In the 1950s, artists such as Chuck Berry and Little Richard fused blues, gospel and country music to create a raw new form of music called rock ‘n’ roll. Kindred spirits of rebellion and innovation are evident in the craft breweries that are taking on an alcohol industry long criticized for peddling uninspired libations.
Independent craft brewers often use guerrilla marketing tactics – evocative brew names rather than expensive advertising – to grab attention in a world crowded with competitors. Some beer monikers mock elements of pop culture while others are a form of homage and still others are designed to elicit sales-generating chuckles.
A taste of clever craft beer names
- “Hoppy Ending Pale Ale” from Palo Alto Brewing Co.
- “Smooth Hoperator” from Stoudts Brewing Company
- “Hoptimus Prime” from Ruckus Brewing Company
- “Should I Stay or Should I Gose” from Slowboat Brewing Co.
- “Pathological Lager” from Dock Street Brewing Co.
- “New Kids on the Bock” from Percival Brewing Company
- “Turn Your Head and Coffee” from Smug Brewing Co.
- “Hazed & Infused Pale Ale” from Boulder Beer Company
- “Hauling Oats” from Tenaya Creek Brewery
Not everything is flowing as smoothly for craft brewers as a dark lager, however. In the search for attention-grabbing names and eye-catching labels, some brewers have strayed into trademark and copyright infringement.
At wit’s end
A recent Wine Enthusiast magazine article touched on a few of these, including a Stillwater Artisanal Ales label that looked a lot like the cover art for Kanye West’s 2016 “Life of Pablo” album. The brewer received a cease-and-desist order that same year following the release of its “I Miss the Old Kanye” beer.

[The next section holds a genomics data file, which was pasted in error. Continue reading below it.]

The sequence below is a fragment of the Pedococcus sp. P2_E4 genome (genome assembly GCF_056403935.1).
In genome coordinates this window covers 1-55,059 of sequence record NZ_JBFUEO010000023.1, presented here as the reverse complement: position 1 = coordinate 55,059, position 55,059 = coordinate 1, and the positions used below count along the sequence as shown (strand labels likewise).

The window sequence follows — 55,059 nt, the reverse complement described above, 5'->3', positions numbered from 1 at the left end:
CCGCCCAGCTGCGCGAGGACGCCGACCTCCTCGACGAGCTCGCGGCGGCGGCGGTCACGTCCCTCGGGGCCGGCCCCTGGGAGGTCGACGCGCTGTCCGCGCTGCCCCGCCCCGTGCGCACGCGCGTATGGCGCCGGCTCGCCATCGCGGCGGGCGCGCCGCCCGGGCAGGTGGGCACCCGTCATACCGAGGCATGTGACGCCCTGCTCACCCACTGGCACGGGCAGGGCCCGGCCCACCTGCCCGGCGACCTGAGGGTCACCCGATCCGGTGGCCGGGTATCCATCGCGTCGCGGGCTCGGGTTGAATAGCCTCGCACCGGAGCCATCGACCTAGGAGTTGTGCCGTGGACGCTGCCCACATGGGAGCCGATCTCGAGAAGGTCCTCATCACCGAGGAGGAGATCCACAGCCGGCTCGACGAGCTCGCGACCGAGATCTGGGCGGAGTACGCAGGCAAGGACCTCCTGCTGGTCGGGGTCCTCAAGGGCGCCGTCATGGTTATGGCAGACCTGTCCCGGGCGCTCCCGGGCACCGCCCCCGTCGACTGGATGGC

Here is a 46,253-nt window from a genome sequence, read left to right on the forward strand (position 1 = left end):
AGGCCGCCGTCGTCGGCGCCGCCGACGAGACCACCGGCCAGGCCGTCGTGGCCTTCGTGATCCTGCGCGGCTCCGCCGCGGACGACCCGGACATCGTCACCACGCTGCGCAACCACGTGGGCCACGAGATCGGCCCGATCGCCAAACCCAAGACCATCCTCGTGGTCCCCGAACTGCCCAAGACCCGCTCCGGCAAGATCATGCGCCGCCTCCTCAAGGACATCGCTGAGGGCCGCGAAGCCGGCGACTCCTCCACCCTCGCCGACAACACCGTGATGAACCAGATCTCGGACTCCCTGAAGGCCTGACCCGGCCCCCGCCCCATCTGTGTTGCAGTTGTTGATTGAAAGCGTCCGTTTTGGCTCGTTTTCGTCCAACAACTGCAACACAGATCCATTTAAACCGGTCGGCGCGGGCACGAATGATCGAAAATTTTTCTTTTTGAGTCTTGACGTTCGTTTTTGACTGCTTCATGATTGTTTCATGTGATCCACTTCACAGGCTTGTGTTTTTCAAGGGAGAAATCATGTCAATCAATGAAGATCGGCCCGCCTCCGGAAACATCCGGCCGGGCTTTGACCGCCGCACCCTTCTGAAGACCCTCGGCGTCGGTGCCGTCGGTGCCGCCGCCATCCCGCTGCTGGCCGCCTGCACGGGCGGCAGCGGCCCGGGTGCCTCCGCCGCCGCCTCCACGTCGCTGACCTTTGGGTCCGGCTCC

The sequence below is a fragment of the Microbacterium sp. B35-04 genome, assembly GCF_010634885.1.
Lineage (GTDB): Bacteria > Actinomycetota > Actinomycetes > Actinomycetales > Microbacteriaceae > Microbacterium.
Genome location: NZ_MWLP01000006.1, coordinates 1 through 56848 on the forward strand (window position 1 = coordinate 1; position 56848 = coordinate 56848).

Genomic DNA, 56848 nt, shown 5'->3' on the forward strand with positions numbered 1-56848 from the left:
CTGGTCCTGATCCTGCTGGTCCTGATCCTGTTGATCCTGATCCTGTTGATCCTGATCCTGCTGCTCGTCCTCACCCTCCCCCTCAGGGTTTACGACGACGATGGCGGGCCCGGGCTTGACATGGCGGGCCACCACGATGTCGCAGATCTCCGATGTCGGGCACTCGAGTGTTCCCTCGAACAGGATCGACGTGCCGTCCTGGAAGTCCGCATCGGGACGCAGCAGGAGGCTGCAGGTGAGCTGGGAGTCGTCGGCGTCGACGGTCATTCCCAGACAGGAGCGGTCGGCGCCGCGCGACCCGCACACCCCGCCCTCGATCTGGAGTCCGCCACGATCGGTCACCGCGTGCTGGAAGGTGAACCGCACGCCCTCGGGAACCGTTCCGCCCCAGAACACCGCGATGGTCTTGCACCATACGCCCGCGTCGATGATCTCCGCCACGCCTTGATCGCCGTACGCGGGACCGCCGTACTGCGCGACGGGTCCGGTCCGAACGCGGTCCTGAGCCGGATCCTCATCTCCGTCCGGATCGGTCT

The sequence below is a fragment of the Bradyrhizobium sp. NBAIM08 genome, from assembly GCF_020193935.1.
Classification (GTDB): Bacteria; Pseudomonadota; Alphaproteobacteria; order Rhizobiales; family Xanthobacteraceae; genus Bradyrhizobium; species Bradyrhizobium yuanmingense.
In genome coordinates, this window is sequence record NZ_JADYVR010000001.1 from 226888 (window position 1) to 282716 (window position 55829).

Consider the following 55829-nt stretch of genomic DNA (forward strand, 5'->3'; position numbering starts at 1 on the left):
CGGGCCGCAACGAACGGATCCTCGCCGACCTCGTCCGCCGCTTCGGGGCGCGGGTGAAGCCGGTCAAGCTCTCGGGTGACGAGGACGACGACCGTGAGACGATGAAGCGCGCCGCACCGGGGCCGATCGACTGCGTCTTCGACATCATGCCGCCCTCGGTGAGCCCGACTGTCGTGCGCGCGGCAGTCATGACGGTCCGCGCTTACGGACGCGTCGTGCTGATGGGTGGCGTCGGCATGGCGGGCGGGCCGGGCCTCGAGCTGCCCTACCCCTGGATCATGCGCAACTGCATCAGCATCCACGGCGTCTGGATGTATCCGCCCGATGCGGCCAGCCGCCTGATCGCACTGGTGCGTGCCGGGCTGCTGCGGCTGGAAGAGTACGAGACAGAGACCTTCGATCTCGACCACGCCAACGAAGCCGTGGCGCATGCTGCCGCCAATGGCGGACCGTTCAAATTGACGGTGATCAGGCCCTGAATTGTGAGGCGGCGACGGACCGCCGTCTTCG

Last year, Guns N’ Roses settled a trademark infringement lawsuit that it filed after Colorado’s Oskar Blues Brewery began selling its “Guns ‘N’ Rosé” ale and merchandise in early 2018.
California Stone Brewing Co. is currently engaged in litigation with the Molson Coors Beverage Company over the prominent emphasis of the word “stone” in the latter’s rebranding of its Keystone beers. Stone Brewing has apparently had similar conflicts in the past over intellectual property with smaller breweries.
Wine Enthusiast says, “It seems that IP theft (often) comes from smaller breweries that may not consult with an attorney beforehand.” Since Molson Coors is the third-largest brewer in the world, it’s certainly surprising that they didn’t do their due diligence before rebranding.